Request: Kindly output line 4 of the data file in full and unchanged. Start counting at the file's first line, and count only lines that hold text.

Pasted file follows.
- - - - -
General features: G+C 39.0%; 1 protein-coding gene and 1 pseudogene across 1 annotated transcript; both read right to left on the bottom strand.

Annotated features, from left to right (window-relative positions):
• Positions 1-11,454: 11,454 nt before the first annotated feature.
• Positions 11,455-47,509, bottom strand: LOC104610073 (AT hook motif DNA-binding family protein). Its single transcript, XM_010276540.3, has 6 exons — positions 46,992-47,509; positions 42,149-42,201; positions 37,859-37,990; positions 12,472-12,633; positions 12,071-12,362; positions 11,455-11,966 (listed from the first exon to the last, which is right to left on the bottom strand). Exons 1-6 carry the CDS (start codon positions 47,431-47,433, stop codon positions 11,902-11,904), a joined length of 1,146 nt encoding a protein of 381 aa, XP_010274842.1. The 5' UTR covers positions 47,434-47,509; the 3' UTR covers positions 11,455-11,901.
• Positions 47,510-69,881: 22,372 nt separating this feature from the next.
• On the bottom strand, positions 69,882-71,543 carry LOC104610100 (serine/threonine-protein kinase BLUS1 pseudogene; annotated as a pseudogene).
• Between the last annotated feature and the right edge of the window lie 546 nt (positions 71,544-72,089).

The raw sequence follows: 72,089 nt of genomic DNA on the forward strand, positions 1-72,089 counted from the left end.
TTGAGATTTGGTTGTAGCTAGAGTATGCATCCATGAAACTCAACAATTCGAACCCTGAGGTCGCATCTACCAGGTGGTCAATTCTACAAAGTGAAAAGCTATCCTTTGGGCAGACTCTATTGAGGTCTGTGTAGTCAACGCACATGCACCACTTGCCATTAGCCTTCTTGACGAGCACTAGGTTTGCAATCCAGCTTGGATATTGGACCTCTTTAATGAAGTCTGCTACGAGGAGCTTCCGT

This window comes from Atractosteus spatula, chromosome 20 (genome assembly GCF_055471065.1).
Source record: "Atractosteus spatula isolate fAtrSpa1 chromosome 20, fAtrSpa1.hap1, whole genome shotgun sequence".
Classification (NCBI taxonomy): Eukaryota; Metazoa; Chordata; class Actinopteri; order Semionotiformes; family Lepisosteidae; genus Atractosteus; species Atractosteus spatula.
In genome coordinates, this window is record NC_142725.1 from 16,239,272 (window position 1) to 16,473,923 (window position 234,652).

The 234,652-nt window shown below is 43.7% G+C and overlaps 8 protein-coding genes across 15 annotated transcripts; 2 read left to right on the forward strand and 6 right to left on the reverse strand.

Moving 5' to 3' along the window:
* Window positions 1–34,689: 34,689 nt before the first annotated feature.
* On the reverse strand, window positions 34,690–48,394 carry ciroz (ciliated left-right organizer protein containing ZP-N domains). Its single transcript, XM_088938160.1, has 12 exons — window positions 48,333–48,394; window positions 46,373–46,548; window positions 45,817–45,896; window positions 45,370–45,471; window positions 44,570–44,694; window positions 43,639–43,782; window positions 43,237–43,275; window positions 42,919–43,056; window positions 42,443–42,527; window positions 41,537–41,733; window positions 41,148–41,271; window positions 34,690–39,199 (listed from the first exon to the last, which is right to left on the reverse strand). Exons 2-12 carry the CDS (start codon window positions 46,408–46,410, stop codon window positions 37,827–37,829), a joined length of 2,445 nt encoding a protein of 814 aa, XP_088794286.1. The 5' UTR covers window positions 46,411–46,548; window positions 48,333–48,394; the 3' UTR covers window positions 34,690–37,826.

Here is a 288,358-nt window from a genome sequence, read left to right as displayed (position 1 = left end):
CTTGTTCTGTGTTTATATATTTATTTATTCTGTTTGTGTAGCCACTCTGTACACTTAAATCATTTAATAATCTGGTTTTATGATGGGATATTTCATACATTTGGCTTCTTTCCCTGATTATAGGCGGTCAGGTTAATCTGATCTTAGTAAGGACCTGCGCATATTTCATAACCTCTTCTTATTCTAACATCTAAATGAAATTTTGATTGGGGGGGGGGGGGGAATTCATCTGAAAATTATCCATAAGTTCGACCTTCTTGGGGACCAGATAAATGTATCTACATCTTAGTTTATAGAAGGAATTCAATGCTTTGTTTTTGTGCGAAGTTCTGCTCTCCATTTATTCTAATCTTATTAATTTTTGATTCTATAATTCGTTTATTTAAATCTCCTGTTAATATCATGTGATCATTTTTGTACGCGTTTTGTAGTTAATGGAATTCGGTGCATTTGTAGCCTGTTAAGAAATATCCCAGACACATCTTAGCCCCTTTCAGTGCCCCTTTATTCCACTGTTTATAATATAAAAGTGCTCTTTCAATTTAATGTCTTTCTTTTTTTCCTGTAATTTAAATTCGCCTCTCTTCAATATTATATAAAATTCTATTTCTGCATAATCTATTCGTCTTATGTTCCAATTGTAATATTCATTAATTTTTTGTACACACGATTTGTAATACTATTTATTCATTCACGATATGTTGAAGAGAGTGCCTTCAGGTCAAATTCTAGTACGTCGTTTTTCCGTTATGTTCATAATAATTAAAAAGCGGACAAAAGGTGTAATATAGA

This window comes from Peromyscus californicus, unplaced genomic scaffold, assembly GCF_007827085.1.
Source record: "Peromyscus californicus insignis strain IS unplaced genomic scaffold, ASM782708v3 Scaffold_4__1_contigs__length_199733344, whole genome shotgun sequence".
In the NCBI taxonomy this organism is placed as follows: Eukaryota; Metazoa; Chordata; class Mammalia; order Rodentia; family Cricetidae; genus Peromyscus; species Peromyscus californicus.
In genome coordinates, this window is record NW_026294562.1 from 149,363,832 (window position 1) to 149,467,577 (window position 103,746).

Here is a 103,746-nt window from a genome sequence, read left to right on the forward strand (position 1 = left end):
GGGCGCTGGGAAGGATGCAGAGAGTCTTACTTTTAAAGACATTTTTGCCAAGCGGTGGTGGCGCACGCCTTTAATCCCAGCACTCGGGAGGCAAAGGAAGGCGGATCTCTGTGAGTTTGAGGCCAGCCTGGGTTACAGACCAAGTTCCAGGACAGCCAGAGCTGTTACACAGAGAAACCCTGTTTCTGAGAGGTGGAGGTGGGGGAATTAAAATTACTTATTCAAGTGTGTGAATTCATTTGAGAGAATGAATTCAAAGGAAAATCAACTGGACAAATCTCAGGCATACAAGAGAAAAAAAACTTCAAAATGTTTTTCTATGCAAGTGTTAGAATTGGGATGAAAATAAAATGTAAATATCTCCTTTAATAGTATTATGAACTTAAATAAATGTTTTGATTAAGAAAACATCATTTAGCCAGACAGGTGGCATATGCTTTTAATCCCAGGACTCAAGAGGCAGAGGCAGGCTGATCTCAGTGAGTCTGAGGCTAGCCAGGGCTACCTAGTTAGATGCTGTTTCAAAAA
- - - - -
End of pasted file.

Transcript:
• Positions 11,455-47,509, bottom strand: LOC104610073 (AT hook motif DNA-binding family protein). Its single transcript, XM_010276540.3, has 6 exons — positions 46,992-47,509; positions 42,149-42,201; positions 37,859-37,990; positions 12,472-12,633; positions 12,071-12,362; positions 11,455-11,966 (listed from the first exon to the last, which is right to left on the bottom strand). Exons 1-6 carry the CDS (start codon positions 47,431-47,433, stop codon positions 11,902-11,904), a joined length of 1,146 nt encoding a protein of 381 aa, XP_010274842.1. The 5' UTR covers positions 47,434-47,509; the 3' UTR covers positions 11,455-11,901.